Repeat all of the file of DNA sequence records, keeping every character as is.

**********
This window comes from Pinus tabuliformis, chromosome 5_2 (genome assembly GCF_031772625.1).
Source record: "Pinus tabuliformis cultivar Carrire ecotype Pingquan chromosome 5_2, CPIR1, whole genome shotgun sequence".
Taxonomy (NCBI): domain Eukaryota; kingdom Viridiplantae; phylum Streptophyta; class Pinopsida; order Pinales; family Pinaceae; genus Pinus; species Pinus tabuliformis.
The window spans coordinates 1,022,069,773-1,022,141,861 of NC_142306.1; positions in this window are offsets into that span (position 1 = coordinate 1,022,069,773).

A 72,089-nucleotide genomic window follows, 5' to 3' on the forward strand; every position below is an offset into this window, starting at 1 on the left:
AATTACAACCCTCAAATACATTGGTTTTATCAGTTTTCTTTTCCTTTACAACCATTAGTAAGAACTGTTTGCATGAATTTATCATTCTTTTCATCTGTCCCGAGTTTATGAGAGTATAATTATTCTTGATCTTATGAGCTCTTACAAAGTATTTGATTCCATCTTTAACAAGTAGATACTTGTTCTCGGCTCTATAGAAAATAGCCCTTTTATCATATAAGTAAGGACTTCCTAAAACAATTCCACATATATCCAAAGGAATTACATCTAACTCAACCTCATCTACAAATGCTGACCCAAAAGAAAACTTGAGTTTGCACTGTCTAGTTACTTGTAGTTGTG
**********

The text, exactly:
This window comes from Pinus tabuliformis, chromosome 5_2 (genome assembly GCF_031772625.1).
Source record: "Pinus tabuliformis cultivar Carrire ecotype Pingquan chromosome 5_2, CPIR1, whole genome shotgun sequence".
Taxonomy (NCBI): domain Eukaryota; kingdom Viridiplantae; phylum Streptophyta; class Pinopsida; order Pinales; family Pinaceae; genus Pinus; species Pinus tabuliformis.
The window spans coordinates 1,022,069,773-1,022,141,861 of NC_142306.1; positions in this window are offsets into that span (position 1 = coordinate 1,022,069,773).

A 72,089-nucleotide genomic window follows, 5' to 3' on the forward strand; every position below is an offset into this window, starting at 1 on the left:
AATTACAACCCTCAAATACATTGGTTTTATCAGTTTTCTTTTCCTTTACAACCATTAGTAAGAACTGTTTGCATGAATTTATCATTCTTTTCATCTGTCCCGAGTTTATGAGAGTATAATTATTCTTGATCTTATGAGCTCTTACAAAGTATTTGATTCCATCTTTAACAAGTAGATACTTGTTCTCGGCTCTATAGAAAATAGCCCTTTTATCATATAAGTAAGGACTTCCTAAAACAATTCCACATATATCCAAAGGAATTACATCTAACTCAACCTCATCTACAAATGCTGACCCAAAAGAAAACTTGAGTTTGCACTGTCTAGTTACTTGTAGTTGTG